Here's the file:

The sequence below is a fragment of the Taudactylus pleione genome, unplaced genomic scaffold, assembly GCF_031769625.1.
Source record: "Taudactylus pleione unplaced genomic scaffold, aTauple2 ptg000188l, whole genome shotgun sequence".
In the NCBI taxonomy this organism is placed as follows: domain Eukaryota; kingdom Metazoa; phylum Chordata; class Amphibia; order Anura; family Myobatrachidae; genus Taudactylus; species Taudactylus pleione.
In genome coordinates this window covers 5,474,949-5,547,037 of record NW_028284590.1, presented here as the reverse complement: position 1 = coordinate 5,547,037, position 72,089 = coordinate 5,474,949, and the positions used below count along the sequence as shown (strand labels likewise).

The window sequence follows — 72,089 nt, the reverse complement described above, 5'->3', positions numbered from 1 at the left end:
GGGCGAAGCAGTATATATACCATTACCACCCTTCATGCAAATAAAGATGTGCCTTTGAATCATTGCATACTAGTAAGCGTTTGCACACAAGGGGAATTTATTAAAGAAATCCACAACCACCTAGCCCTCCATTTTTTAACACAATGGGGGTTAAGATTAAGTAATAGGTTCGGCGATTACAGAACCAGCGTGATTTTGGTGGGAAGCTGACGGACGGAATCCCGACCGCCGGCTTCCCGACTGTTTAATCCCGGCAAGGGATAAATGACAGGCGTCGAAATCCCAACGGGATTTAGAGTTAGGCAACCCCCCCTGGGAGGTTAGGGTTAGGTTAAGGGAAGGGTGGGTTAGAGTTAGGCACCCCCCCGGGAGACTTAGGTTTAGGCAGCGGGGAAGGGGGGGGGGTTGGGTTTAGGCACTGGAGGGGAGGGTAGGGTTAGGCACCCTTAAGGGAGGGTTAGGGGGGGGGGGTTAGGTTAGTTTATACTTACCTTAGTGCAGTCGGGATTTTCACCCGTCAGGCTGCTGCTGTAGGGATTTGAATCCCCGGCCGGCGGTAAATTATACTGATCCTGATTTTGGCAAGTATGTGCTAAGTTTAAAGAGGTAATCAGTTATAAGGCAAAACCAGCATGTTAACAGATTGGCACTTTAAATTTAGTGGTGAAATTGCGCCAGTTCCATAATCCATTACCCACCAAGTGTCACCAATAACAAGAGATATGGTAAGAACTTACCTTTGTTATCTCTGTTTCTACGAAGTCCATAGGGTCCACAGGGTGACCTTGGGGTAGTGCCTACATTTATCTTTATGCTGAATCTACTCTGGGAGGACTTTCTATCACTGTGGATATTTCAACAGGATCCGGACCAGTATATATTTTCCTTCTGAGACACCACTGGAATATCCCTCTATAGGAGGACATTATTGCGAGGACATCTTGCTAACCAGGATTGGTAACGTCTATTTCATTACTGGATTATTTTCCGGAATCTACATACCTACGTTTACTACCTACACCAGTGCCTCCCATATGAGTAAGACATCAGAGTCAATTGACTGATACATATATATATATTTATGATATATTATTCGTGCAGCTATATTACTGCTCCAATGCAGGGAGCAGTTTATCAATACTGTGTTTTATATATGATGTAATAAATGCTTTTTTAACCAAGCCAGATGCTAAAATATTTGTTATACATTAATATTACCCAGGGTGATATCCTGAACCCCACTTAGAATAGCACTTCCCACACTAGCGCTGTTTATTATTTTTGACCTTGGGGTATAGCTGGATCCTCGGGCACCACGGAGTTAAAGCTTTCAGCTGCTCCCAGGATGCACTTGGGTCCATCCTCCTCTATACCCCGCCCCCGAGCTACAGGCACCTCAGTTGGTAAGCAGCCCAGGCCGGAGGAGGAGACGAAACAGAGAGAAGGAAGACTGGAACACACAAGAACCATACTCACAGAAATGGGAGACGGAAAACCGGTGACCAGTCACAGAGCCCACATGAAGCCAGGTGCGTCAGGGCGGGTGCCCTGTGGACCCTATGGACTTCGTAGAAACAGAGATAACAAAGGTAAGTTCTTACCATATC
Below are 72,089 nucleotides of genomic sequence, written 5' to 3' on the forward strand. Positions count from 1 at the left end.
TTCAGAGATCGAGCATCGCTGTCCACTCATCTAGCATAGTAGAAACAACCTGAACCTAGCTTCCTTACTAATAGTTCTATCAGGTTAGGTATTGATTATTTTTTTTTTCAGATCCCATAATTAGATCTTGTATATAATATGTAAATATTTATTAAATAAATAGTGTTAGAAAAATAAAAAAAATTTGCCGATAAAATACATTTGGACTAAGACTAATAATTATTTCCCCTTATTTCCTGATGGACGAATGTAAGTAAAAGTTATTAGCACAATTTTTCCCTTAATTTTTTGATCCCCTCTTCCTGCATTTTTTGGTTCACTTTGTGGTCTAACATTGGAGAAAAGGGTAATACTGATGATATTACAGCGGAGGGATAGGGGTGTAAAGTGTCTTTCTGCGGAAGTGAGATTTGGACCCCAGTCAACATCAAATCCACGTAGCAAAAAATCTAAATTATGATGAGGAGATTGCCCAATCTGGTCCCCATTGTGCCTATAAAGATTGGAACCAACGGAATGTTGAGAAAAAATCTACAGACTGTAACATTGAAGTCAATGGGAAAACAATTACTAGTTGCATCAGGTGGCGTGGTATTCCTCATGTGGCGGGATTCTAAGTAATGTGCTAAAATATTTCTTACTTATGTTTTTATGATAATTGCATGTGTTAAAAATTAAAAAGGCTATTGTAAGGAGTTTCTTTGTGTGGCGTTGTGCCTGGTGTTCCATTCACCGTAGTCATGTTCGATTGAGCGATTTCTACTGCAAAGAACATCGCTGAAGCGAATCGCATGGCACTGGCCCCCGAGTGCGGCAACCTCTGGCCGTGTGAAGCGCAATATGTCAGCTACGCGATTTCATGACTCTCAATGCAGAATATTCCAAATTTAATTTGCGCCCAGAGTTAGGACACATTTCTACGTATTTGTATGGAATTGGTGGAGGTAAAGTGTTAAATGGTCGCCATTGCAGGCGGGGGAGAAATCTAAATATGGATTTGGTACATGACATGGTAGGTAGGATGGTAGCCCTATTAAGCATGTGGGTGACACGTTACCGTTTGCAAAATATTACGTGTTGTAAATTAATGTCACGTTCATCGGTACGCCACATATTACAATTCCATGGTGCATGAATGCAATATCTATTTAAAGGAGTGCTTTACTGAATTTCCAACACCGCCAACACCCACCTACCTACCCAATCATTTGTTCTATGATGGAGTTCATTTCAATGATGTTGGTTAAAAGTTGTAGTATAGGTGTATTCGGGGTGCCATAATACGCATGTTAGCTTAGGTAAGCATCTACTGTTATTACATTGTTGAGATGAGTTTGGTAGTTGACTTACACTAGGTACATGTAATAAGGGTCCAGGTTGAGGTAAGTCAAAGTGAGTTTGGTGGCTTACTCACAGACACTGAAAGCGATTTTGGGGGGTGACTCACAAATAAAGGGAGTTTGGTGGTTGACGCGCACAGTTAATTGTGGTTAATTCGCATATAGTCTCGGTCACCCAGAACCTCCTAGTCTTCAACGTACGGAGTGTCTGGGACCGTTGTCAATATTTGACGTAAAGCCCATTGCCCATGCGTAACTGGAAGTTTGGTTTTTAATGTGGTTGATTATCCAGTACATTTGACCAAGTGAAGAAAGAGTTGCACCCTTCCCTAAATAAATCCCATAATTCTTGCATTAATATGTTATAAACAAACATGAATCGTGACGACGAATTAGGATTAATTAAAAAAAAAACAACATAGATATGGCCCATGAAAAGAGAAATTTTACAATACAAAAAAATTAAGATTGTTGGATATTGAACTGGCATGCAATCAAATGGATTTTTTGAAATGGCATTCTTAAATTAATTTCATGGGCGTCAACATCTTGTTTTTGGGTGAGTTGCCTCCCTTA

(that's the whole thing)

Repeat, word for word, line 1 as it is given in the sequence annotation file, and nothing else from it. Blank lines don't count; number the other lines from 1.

The sequence below is a fragment of the Taudactylus pleione genome, unplaced genomic scaffold, assembly GCF_031769625.1.